Tuesday, 22 March 2011

Tennis Elbow... Not just for tennis players!

Tennis Elbow also know as lateral epicondylitis, is often associated with tennis players. However there are varying causes of tennis elbow. Some examples I've seen in the clinic include; a plasterer in his 40's who was struggling to work because of the pain, a lady in her early 30's who had been gardening all weekend as well as my own dad who had been doing lots of DIY jobs around the house (I'll blame my mum for that!).

Tennis elbow is set off by 'overloading' the extensor muscles of the forearm, in particular a muscle called the extensor carpi radalis brevis. Any action that is repetitive involving lots of gripping or extension of the wrist can cause the onset of tennis elbow. This is why activities such as plastering, gardening and DIY cause tennis elbow.

If you are suffering from tennis elbow your symptoms may include some of the following:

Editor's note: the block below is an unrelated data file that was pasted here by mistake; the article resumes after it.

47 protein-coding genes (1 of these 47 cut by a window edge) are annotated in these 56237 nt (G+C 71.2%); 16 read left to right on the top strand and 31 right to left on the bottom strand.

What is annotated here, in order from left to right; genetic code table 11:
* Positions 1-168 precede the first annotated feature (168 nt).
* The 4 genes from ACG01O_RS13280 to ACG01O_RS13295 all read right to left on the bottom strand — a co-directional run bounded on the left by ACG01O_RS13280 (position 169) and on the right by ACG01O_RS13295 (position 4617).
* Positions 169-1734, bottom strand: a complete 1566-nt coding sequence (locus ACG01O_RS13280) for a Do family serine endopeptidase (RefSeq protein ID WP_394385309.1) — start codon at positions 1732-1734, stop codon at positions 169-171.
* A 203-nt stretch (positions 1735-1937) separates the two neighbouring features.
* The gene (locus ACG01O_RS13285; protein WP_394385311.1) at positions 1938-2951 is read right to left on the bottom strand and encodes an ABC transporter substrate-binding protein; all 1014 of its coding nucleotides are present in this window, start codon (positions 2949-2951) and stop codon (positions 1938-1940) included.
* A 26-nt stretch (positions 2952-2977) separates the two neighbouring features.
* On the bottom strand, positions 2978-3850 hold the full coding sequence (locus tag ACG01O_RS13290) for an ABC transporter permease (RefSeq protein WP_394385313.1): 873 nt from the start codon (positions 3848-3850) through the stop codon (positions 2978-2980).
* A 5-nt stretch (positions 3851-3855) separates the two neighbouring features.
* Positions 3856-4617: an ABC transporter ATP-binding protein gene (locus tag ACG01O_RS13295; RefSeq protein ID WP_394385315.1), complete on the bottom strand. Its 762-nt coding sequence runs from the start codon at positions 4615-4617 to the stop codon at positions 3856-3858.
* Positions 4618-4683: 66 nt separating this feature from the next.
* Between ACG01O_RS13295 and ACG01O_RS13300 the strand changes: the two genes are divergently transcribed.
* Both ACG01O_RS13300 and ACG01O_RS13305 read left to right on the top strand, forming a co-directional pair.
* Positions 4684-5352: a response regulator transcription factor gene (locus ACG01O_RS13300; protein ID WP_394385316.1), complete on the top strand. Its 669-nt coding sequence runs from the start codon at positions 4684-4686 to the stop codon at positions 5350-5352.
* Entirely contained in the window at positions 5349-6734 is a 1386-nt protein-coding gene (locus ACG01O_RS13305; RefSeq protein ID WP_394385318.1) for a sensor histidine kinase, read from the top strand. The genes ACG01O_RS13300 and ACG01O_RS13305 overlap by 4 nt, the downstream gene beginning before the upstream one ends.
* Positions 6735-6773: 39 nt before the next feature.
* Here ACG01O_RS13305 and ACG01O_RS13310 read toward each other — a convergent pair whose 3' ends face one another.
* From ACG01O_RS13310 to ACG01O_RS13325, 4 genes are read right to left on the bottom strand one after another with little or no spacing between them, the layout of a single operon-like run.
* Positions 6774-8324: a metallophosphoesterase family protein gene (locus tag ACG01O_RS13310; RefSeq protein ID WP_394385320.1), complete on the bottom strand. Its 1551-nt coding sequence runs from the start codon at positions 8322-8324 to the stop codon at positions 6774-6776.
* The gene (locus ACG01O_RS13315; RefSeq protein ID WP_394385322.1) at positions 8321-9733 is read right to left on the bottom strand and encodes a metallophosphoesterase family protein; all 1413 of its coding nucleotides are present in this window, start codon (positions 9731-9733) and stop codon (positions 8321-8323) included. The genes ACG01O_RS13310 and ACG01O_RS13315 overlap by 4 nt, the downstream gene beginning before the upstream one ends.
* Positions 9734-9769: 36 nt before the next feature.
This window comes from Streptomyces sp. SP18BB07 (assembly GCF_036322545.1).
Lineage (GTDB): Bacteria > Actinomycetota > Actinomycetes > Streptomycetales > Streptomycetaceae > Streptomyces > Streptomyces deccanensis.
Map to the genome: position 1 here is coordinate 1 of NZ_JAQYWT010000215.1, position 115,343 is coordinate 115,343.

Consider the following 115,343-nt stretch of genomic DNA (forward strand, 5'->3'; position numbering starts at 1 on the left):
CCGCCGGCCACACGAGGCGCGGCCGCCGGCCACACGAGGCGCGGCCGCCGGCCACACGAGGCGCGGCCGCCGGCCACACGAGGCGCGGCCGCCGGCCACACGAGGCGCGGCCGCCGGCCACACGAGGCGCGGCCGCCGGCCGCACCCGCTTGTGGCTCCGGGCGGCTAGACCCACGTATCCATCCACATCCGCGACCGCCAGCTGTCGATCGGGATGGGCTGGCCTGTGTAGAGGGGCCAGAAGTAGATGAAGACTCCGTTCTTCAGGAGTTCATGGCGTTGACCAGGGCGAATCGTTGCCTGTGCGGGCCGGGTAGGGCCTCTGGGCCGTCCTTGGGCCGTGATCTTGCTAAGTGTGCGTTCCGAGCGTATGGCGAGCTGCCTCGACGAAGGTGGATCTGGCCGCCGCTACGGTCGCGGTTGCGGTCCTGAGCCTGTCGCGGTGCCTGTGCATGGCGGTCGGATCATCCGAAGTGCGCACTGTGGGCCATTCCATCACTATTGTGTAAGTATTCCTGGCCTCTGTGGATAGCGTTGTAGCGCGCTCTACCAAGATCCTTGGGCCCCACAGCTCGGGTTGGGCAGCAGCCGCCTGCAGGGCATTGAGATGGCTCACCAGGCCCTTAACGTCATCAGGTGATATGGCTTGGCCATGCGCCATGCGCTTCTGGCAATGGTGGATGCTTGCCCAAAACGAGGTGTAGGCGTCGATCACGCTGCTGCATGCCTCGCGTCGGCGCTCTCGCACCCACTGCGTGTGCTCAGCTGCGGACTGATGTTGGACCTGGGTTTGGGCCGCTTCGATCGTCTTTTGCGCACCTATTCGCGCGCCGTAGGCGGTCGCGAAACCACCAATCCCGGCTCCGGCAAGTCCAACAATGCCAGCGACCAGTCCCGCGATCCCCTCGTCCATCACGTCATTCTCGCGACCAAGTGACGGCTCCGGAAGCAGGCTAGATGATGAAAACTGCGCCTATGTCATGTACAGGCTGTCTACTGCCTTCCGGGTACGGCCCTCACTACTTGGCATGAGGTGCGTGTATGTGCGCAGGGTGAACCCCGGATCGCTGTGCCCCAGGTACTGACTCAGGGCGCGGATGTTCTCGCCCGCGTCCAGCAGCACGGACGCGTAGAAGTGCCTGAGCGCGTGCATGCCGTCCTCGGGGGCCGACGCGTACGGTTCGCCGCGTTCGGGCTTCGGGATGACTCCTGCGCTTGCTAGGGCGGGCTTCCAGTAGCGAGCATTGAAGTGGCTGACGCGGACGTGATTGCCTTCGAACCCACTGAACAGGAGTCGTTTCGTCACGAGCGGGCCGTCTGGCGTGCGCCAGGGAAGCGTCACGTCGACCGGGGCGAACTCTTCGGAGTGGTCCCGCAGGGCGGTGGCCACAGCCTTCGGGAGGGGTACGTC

1. Pain around the outside aspect of your forearm
  2. Discomfort on gripping (sometimes even just picking up a cup of tea)
  3. Weakness on gripping or picking up items
  4. Pain on extending the wrist against resistance
  5. Pain on extending your middle finger against resistance (this is a test we use to diagnose tennis elbow)
Tennis elbow is seen most commonly in individuals over the age 30, however it is sometimes found in individuals below the age of 30. Diagnosis is normally fairly simple and generally no other imaging is needed (E.g. MRI / Ultrasound).

Recovery will most often be around 4 - 6 weeks however if the symptoms have been around for a long period then this is likely to significantly extend the recovery period. If you do have any of the above symptoms get seen as early as possible, it will make it much easier to treat.

If you come in to see me for this problem, treatment may include any of the following:
  1. Advice on reducing forces around the forearm
  2. Massage to the extensor muscles to reduce tension
  3. Ultrasound to promote the inflammatory process
  4. Prescription of a tennis elbow brace to off load the muscles
  5. Progressive (eccentric) strengthening exercise for the forearm
As always if you have any questions please email me directly, my email address can be found here.


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